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Encounters

Why Has America Named So Many Places After a French Nobleman?

The Marquis de Lafayette's Name Graces More City Parks and Streets Than Perhaps Any Other Foreigner

"Marquis de Lafayette" engine panel painting, Lafayette Hose Company of Philadelphia. Ca 1830-1849. Image courtesy of Division of Home and Community Life, National Museum of American History.

By Laura Auricchio
June 22, 2017

If you live in the United States, you’ve probably come across a county, city, street, park, school, shop, or restaurant named for Gilbert du Motier, Marquis de Lafayette (1757-1834), the most beloved French hero of the American Revolution. In New York City, my home town, I’ve spotted three different Lafayette Avenues, one Lafayette Street, a Lafayette playground, and four public sculptures of the Marquis. Although there’s no official count, Lafayette probably has more American locations named for him than any …

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Encounters

The American Revolution Story Has a Hole the Size of Spain

While the Marquis de LaFayette Gets a Share of the Glory, Names Like Gardoqui and Gálvez Are All But Forgotten

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By Larrie D. Ferreiro
November 29, 2016

Americans like to think of our nation as exceptional in nature, a dramatic break from all that came before it. Being exceptional, it’s inconvenient to acknowledge that two European powers provided invaluable assistance in our struggle for independence from Britain. So we usually don’t. The American origin story thus has scrappy colonists fighting the British alone, with little outside help except for France’s Lafayette, and a cameo by General Rochambeau at the very end. But Americans could have never won …

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Places

The Quebec Battle That Opened the Door to America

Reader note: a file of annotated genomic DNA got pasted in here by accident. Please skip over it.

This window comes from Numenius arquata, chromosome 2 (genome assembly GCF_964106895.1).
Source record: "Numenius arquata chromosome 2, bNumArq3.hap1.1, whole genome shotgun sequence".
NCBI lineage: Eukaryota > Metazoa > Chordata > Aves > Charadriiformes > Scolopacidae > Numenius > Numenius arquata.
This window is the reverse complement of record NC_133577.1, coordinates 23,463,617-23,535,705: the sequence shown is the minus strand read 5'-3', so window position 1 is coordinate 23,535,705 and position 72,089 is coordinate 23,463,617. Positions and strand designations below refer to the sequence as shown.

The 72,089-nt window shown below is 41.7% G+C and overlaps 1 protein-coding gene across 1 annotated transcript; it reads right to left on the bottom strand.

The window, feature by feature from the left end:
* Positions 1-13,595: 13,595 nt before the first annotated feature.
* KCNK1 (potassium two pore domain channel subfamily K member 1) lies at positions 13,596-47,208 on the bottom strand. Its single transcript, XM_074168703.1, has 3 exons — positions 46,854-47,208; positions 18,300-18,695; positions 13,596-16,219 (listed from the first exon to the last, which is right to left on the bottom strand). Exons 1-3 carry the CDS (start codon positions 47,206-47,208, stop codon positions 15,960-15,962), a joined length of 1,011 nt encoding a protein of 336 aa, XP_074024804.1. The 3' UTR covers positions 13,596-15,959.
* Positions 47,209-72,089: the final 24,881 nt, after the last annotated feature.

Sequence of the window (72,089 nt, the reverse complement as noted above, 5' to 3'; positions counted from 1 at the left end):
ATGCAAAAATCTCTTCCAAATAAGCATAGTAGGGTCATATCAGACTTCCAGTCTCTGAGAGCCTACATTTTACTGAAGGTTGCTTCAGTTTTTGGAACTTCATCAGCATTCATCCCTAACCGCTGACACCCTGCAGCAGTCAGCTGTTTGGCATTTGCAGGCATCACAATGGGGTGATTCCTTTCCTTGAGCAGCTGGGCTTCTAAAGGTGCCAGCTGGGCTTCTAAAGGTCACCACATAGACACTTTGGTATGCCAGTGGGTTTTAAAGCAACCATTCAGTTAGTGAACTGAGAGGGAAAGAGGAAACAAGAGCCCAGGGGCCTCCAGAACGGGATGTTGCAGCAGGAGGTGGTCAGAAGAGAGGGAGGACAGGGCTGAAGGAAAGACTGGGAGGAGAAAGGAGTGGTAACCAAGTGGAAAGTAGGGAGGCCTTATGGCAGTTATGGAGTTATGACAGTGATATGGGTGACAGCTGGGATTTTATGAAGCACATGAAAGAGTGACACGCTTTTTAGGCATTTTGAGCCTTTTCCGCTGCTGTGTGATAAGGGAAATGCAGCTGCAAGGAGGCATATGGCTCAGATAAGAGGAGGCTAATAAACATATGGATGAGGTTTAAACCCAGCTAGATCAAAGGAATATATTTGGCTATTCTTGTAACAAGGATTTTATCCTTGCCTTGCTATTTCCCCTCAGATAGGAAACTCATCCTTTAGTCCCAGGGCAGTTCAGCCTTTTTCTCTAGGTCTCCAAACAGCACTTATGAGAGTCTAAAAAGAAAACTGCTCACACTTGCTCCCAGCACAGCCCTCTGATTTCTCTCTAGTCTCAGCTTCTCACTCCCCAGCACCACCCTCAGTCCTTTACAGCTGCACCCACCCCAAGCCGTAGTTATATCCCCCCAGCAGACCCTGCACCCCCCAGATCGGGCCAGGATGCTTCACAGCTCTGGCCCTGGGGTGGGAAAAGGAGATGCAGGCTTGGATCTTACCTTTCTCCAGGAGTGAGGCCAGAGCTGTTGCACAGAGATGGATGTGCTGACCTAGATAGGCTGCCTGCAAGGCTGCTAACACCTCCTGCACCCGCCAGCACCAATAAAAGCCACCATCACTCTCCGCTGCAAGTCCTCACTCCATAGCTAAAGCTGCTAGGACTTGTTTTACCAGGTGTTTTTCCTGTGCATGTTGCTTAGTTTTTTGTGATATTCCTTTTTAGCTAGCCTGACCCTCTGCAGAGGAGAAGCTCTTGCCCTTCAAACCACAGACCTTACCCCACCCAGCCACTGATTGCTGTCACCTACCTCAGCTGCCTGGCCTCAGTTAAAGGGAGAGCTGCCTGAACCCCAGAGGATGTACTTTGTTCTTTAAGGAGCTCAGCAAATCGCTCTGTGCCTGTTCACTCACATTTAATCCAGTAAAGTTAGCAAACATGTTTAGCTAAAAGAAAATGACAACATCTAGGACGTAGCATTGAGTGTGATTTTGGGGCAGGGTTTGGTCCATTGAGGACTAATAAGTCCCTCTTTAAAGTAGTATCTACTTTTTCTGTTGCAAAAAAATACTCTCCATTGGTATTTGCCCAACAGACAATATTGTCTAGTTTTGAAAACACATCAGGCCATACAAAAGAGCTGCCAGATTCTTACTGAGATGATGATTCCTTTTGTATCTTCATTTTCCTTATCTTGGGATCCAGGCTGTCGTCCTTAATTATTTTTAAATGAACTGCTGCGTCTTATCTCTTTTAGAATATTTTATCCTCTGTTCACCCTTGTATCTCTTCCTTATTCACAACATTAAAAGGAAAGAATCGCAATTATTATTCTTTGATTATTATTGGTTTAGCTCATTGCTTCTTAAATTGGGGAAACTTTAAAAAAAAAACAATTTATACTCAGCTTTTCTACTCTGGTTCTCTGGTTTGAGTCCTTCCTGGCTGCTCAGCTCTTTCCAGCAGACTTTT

By Beating Back the French in 1759, British Colonials Defeated a Big Obstacle to Their Own Independence

MacLeod LEAD

By D. Peter MacLeod
August 2, 2016

You can go to Quebec City, about 100 miles from the nearest U.S. border crossing, for the spectacular scenery, fine dining, great museums, and strolls through neighborhoods that date to the beginning of the 17th century.

Or you can go for the American history. Those who know of the Battle of the Plains of Abraham—fought September 13, 1759 on a plain named for the early French settler Abraham Martin—often remember it as a fight between a French army commanded by Lieutenant …

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Encounters

How the Lowly Mosquito Helped America Win Independence

The Blood-Sucking Insect Has Played a Leading Role in the Rise and Fall of Empires Throughout History

FILE - In this Jan. 27, 2016, file photo, an Aedes aegypti mosquito is photographed through a microscope at the Fiocruz institute in Recife, Pernambuco state, Brazil. A new study suggests the worrisome Zika virus apparently has been in Brazil at least a year longer than experts previously thought.  Some experts have speculated the virus first came to the Americas sometime in 2014. But the new study, led by Brazilian researchers, concludes Zika landed in Brazil a year earlier.  (AP Photo/Felipe Dana, File)

By John R. McNeill
June 14, 2016

In recent months, millions of Aedes aegypti mosquitoes have been at work spreading the Zika virus in South and Central America. This summer, millions more, all capable of conveying the virus, will flit and bite throughout the southern U.S. Congress just approved funding to battle its spread. This is not the first time a mosquito-borne virus has broken loose in the Americas and it will not likely be the last. Indeed, mosquitoes and viruses have shaped the history of our …